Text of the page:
Every painting begins with an idea, however vague. In the case of this painting, The Merry Month, I had a few (very vague) ideas about the sky as it looks reflected on the pond’s surface, about the sweet loveliness of late spring and early summer, and a desire to lighten up my palette and mood. I also wanted to let the accidental drips and splashes, rolls and smears of the underpainting inform the direction of subsequent paint marks. The result is a more intuitive interpretation of my beloved pond.
Technical painting notes: As you can see in this detail from left of center, I let the reflections break-up the mass of reflected foliage. I also let the blue/black/gray undertone show through in places, adding only enough of the greens to suggest the tree. I wanted each step of the process to show through in the final painting. The addition of linear ripples reflecting bright blue sky, as if a gentle breeze had come up, served to increase the sense of air and movement. In the detail below (from the right corner of the painting) you can see the effect of the ripples livening the surface and making the reflected golden orange tones “sink” into the water.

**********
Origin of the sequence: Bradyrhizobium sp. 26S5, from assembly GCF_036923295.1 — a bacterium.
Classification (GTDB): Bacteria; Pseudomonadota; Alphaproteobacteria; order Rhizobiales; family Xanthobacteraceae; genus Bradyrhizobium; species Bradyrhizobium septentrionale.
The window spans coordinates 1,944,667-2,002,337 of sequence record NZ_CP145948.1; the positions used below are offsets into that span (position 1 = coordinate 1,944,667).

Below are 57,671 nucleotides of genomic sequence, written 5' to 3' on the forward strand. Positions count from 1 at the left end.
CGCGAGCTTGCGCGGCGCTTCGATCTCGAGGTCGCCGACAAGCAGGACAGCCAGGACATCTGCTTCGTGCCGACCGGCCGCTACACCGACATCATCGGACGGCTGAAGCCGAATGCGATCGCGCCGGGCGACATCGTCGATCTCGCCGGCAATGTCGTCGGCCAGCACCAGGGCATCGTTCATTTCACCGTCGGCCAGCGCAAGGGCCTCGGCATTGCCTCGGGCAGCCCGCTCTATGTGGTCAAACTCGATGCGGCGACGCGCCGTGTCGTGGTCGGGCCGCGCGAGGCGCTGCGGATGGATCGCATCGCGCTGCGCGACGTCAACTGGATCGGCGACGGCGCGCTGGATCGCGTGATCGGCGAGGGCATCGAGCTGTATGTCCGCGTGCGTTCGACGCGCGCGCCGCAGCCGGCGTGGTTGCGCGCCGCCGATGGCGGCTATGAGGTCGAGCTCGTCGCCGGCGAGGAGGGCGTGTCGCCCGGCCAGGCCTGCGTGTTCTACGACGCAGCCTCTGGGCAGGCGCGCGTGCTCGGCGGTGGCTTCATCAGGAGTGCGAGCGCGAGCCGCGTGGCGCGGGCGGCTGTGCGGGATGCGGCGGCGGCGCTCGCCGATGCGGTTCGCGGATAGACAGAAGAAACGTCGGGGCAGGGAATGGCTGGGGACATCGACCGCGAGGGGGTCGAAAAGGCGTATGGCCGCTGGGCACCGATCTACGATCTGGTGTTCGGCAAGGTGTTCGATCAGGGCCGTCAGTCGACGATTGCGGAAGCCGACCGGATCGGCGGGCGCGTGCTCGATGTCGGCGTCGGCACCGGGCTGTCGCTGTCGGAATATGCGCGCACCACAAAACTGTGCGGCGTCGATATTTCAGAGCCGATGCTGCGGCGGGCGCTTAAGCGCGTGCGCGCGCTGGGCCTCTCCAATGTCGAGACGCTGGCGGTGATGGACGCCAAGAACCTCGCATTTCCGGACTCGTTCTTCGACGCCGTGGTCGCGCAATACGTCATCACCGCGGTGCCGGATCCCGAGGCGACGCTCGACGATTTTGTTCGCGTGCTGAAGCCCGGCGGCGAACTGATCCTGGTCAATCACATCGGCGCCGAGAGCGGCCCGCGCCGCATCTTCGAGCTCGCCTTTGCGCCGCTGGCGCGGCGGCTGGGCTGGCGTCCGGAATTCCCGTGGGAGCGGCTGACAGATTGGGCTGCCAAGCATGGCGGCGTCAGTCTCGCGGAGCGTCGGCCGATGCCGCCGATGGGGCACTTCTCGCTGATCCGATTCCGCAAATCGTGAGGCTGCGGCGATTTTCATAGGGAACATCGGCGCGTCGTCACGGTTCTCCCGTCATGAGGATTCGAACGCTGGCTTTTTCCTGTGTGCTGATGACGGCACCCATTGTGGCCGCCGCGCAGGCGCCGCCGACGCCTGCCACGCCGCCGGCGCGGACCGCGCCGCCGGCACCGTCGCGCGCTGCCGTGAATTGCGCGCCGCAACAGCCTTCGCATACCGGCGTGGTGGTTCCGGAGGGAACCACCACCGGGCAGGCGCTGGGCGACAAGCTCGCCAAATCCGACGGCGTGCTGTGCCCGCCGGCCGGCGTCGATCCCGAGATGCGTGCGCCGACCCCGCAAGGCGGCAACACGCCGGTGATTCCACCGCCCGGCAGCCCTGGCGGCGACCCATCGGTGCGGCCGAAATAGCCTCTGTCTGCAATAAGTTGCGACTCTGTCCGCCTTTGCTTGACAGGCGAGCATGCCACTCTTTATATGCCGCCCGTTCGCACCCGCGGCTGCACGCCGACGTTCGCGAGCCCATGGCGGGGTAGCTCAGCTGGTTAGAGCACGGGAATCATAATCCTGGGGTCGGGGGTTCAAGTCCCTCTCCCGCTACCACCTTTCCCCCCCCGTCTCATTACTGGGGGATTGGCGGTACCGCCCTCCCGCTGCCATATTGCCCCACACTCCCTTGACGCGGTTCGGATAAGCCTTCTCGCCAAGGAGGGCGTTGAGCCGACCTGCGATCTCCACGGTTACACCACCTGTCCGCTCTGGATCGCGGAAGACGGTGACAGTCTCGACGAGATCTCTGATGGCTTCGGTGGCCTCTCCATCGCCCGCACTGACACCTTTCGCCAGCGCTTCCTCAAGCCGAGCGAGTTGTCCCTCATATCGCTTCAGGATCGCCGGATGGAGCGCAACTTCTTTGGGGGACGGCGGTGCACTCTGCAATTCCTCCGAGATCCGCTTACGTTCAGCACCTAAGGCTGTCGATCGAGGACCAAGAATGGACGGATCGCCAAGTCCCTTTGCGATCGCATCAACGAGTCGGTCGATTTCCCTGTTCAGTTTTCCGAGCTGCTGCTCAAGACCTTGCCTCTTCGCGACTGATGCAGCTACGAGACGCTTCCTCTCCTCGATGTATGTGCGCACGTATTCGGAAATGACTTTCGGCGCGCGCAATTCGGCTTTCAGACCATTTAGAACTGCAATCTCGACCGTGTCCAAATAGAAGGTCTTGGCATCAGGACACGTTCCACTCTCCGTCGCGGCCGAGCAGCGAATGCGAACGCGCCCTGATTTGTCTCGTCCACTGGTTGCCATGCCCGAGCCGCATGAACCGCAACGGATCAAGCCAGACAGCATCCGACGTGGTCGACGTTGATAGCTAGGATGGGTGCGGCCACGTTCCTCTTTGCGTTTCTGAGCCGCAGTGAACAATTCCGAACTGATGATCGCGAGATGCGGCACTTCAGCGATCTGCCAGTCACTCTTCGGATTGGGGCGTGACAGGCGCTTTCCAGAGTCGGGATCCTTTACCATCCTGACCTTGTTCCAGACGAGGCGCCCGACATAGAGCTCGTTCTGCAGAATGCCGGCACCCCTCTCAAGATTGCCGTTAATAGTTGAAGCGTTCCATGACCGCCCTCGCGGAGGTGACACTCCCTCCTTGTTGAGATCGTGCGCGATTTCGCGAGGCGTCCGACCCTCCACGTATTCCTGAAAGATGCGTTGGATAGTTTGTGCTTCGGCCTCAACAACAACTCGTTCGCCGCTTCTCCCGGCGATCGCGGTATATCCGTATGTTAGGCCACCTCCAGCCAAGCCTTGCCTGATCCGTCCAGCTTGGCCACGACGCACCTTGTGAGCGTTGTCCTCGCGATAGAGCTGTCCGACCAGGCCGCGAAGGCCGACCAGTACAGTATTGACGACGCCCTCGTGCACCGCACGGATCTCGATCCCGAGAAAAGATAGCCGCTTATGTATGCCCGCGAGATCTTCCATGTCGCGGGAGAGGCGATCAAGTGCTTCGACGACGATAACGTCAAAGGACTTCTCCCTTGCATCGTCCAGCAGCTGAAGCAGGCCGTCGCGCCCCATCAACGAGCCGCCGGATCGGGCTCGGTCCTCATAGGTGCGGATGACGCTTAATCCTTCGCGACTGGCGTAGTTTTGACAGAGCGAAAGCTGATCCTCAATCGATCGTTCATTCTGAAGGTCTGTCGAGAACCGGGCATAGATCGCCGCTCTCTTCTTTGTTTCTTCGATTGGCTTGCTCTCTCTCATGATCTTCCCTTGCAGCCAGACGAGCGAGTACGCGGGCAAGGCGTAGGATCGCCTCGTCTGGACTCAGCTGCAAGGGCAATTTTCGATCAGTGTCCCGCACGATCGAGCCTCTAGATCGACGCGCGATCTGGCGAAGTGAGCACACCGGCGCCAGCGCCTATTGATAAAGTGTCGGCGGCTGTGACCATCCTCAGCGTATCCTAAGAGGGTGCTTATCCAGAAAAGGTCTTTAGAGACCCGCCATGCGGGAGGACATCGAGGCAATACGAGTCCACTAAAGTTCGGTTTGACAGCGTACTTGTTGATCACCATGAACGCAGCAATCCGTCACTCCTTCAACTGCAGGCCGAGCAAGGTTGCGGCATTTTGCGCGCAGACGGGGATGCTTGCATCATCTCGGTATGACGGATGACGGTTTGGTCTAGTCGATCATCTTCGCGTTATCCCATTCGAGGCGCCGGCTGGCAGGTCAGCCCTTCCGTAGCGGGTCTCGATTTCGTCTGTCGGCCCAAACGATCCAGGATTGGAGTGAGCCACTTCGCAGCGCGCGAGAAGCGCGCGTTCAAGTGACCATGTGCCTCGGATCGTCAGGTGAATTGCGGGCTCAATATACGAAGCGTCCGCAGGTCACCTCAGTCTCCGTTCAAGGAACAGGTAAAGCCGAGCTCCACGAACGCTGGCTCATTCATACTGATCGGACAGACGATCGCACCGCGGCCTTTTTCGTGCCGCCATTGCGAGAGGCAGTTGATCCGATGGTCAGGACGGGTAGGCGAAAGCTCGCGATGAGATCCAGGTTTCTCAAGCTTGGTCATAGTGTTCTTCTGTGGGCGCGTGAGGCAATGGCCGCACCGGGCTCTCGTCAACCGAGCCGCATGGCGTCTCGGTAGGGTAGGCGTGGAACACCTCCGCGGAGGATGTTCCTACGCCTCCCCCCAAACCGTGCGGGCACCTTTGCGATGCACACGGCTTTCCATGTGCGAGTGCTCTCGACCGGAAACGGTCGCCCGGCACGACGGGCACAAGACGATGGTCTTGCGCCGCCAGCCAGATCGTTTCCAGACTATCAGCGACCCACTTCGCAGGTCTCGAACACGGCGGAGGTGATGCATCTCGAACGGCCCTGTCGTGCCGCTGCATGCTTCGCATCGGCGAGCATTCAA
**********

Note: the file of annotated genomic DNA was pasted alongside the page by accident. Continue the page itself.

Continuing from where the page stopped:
A few leaves floating on the surface (no doubt blown by a brief gust) also reinforce the plane of the water. Unlike some of my earlier interpretations of spring at the pond, this painting leans toward the more abstract end of the spectrum. At the same time, it feels more like the way I actually see the pond, with my eye dwelling on details which eventually coalesce into a memory of the place – like the way the pieces of a quilt form a larger design. Letting the pieces (or vignettes) tell the story – now that sounds like fun.